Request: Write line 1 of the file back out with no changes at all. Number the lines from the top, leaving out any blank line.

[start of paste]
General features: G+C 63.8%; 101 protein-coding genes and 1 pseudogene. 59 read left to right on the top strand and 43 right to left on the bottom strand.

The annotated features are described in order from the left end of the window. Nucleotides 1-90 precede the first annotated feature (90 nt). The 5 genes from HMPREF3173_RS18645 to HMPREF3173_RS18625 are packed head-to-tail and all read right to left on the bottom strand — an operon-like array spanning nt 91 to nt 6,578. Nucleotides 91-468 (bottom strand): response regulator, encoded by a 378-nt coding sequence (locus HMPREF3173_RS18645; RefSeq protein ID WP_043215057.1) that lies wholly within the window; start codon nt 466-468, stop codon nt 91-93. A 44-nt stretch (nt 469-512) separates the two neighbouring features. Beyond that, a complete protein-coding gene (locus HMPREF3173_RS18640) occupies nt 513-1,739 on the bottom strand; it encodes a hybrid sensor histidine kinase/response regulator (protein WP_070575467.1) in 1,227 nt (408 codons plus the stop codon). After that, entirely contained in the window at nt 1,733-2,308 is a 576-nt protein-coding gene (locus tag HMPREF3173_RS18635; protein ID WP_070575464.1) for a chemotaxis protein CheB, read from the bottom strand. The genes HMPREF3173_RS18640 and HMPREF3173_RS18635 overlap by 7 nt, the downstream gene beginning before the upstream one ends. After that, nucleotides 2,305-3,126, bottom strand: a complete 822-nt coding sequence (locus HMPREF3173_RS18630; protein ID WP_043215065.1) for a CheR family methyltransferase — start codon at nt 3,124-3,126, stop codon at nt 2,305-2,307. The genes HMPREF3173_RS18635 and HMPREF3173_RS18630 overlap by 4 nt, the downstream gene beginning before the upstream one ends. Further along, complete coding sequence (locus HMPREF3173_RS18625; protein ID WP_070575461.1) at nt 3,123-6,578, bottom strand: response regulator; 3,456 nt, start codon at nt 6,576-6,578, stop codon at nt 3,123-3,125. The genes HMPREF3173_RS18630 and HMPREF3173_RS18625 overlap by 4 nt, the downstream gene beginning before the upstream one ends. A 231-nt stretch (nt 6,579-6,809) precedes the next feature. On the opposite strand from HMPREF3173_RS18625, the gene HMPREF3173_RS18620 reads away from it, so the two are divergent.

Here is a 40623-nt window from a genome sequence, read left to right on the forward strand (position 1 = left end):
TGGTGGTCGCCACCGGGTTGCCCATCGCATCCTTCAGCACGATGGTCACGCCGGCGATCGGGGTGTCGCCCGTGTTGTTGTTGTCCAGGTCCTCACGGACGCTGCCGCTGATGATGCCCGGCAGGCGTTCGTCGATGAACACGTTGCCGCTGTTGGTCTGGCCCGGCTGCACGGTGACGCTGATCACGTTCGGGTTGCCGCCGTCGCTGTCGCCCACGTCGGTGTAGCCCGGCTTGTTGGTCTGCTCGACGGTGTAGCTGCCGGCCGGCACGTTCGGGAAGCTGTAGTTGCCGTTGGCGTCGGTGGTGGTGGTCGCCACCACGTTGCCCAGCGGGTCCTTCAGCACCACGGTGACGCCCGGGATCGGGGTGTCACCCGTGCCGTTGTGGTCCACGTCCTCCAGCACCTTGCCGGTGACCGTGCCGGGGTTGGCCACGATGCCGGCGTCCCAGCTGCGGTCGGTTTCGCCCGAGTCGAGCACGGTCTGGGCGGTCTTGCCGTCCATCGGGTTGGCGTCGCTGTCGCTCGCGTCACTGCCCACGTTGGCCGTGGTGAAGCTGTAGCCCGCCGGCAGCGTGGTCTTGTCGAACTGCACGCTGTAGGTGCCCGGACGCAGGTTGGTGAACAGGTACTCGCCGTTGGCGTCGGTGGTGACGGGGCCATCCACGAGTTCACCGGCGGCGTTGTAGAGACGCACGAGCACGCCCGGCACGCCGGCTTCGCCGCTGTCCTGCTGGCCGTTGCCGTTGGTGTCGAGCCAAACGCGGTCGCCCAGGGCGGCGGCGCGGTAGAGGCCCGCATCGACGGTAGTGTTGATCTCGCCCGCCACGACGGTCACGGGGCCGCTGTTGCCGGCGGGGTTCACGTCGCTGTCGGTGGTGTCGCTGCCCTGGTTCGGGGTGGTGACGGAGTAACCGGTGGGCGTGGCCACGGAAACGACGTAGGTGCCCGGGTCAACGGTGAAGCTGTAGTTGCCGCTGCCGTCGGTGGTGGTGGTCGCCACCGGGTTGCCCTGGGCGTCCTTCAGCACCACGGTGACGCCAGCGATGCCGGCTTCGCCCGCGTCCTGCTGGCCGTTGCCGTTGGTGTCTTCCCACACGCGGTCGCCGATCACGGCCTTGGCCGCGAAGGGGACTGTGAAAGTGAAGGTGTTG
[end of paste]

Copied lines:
General features: G+C 63.8%; 101 protein-coding genes and 1 pseudogene. 59 read left to right on the top strand and 43 right to left on the bottom strand.